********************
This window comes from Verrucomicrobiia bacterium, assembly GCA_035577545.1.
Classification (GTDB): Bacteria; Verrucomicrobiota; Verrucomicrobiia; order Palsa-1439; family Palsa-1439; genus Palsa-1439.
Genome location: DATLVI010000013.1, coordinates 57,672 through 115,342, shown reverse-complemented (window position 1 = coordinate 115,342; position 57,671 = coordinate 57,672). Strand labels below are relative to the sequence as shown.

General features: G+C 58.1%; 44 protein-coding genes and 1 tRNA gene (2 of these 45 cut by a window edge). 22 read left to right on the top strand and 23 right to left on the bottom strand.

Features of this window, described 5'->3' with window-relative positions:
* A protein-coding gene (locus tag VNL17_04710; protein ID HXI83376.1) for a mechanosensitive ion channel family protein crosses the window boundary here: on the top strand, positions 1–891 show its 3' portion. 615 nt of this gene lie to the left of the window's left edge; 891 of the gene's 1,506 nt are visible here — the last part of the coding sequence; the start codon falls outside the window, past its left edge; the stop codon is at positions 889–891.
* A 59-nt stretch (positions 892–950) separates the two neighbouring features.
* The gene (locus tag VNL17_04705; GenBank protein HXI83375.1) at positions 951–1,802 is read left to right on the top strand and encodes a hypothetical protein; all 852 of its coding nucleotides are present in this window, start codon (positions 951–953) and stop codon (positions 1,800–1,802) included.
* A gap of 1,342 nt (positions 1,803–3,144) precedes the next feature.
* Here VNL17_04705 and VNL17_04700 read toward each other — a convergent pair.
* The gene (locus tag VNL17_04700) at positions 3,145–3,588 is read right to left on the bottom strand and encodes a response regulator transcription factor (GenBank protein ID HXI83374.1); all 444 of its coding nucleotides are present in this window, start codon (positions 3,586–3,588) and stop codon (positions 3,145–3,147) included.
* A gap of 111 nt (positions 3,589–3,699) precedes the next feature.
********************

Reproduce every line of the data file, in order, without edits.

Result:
This window comes from Verrucomicrobiia bacterium, assembly GCA_035577545.1.
Classification (GTDB): Bacteria; Verrucomicrobiota; Verrucomicrobiia; order Palsa-1439; family Palsa-1439; genus Palsa-1439.
Genome location: DATLVI010000013.1, coordinates 57,672 through 115,342, shown reverse-complemented (window position 1 = coordinate 115,342; position 57,671 = coordinate 57,672). Strand labels below are relative to the sequence as shown.

General features: G+C 58.1%; 44 protein-coding genes and 1 tRNA gene (2 of these 45 cut by a window edge). 22 read left to right on the top strand and 23 right to left on the bottom strand.

Features of this window, described 5'->3' with window-relative positions:
* A protein-coding gene (locus tag VNL17_04710; protein ID HXI83376.1) for a mechanosensitive ion channel family protein crosses the window boundary here: on the top strand, positions 1–891 show its 3' portion. 615 nt of this gene lie to the left of the window's left edge; 891 of the gene's 1,506 nt are visible here — the last part of the coding sequence; the start codon falls outside the window, past its left edge; the stop codon is at positions 889–891.
* A 59-nt stretch (positions 892–950) separates the two neighbouring features.
* The gene (locus tag VNL17_04705; GenBank protein HXI83375.1) at positions 951–1,802 is read left to right on the top strand and encodes a hypothetical protein; all 852 of its coding nucleotides are present in this window, start codon (positions 951–953) and stop codon (positions 1,800–1,802) included.
* A gap of 1,342 nt (positions 1,803–3,144) precedes the next feature.
* Here VNL17_04705 and VNL17_04700 read toward each other — a convergent pair.
* The gene (locus tag VNL17_04700) at positions 3,145–3,588 is read right to left on the bottom strand and encodes a response regulator transcription factor (GenBank protein ID HXI83374.1); all 444 of its coding nucleotides are present in this window, start codon (positions 3,586–3,588) and stop codon (positions 3,145–3,147) included.
* A gap of 111 nt (positions 3,589–3,699) precedes the next feature.